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A big fish in a small desert pond

To the people of Daggett, Calif., a tiny town on old Route 66, the Desert Market is part of their daily routine. To Jordanian immigrant Yousuf 'Joe' Khawaldeh, it's a steppingstone to a better life.

April 23, 2011|By Alana Semuels, Los Angeles Times

Reporting from Daggett, Calif. — The Budweiser truck is there waiting when Yousuf Khawaldeh pulls up in his beat-up '94 Lexus.

In an earlier version of this article, Yousuf Khawaldeh's name was misspelled as Yousouf Kwaldeh.

It's huge, that truck. It hides Khawaldeh's store and the abandoned wooden building next door, a onetime brothel.

Khawaldeh — Joe, to his customers — opens the door for the deliveryman. Pallet after pallet of cans come off the back, enough to quench the thirst of this entire desert town. Joe doesn't touch the stuff, but his customers buy 15 to 20 cases a day.

Beer, cigarettes, energy drinks and lottery tickets. They're the lifeblood of this tiny store that has been here for 130 years. It's managed to survive a fire, a population exodus and the loss of business after Interstate 40 was built and fewer motorists passed by the store on old Route 66.

To the people of Daggett, the store is part of their daily routine. They come to gossip, pay their utility bills or stock up on soda. To Joe, the market is a steppingstone to a better life.

The 43-year-old Jordanian immigrant at times spends 12 hours a day, seven days a week in the Desert Market, which is painted a faded turquoise, trying to earn enough money so that he doesn't have to come here anymore. He has saved enough to buy an off-road vehicle, take a day or two of vacation once in a while, pay someone else to stand behind the register now and then.

That's what he loves about Daggett, about the United States.

"If you are determined and you want to do something, you can," he says. "Trust me."

Daggett, population 200, is surrounded by desert, sage and dust; purple mountains and lumpy hills stretch into the distance. For most people, this place is little more than a blip on the map, halfway between Los Angeles and Needles.

The Desert Market is the only store for miles. Nearby, there's a trailer park, a junkyard and a truck repair shop — and not much else. The gas station is long since boarded up, and a dozen silent houses sag into piles of wood and metal.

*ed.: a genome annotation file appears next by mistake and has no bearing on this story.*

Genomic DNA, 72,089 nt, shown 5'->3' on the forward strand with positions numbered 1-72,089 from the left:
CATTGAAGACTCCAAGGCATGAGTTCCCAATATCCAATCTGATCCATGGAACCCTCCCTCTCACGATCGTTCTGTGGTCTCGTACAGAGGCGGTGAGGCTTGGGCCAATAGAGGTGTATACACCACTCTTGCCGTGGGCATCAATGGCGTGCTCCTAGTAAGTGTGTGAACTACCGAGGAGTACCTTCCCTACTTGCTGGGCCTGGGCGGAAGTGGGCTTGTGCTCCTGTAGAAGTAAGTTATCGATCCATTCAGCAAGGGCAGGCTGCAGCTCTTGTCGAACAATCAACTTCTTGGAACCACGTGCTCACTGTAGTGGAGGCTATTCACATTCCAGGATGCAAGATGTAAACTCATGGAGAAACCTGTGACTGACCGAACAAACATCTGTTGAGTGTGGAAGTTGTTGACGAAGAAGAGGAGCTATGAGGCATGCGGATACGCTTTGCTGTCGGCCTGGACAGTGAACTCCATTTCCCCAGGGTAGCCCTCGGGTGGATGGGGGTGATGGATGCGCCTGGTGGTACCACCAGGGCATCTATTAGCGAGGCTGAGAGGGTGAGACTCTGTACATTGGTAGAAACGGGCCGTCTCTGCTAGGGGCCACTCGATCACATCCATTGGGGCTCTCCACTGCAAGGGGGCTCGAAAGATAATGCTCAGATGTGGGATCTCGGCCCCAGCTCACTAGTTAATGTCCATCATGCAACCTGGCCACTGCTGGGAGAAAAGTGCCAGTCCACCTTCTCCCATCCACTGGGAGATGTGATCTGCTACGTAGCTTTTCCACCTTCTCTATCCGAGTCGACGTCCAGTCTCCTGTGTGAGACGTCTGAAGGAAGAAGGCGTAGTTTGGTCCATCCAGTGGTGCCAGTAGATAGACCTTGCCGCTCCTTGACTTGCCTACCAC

It's peaceful in the mornings. The only sounds are the humming of the refrigerators and the occasional rumbling of freight trains.

The first customer of the day walks through the door. It's Danna O'Brien, who always stops by on the way to her waitress job at the Desert Springs Bar-N-Grill, wearing a hairnet and a bandanna tied across her forehead.

"Hey honey," she says with a drawl. She has come in to buy an apple juice — her fruit for the day, she jokes. Later, after her shift, she'll come back showered and smiling, her husband on her arm, to buy some candy. Joe is like family, she says, and she wants to support any business in the town, which she fondly calls "Dag-ghetto."

Next comes housewife Deena Franklin, a slight woman with glasses who buys a can of soda.

"I sit at home, on my computer all day, and watch soap operas," she says. "Story of my life."

"'Days of Our Lives,'" Joe interjects. "Good show."

"Shut up, Joseph," she says with a grin on her face.

Mike Francis, who is on vacation from his job at the solar power plant down the road, sits on the window sill for hours, glancing at his red Mustang parked outside, nagging Joe to take cigarette breaks.

Those are the easy customers. There are the tiresome ones, like the people who ramble on about their children, their parents, the government, using Joe to ease their loneliness.

During one customer's rant about the country's impending demise, Joe subtly reaches into his pocket, where he keeps his cellphone, and calls the store's number. The ringing that follows gives him as good an excuse as any to break up the conversation.

Days in the Desert Market are punctuated by peaks and valleys. Half an hour could go by without a soul, then a dozen customers will come in at once and become irritated at the line. They'll wander off to look for more things to buy, through the five aisles of canned food, lighters, packaged donuts, toward a corner where Joe sells household goods and a pair of used Rollerblades labeled with a yellow Post-it note that says, "For sale. Make me an offer today."

Joe greets each customer with "Hey man," or "How are you?" Even the ones who yell from the aisles, asking where to find the toilet paper.

"Am I blind or are you out of butter?" one man shouts frantically from the fridges that line the left side of the store.

"I hear you sell stamps here," says another, striding to the counter like a man who has better things to do than loiter in the desert.

Some customers Joe must shoo away. When a woman comes in to buy milk, he refuses her because her family has fallen behind on paying off its credit. Later, she sends her son.

"No, your limit is up," he tells the boy, who looks about 9. The boy scurries away, embarrassed.

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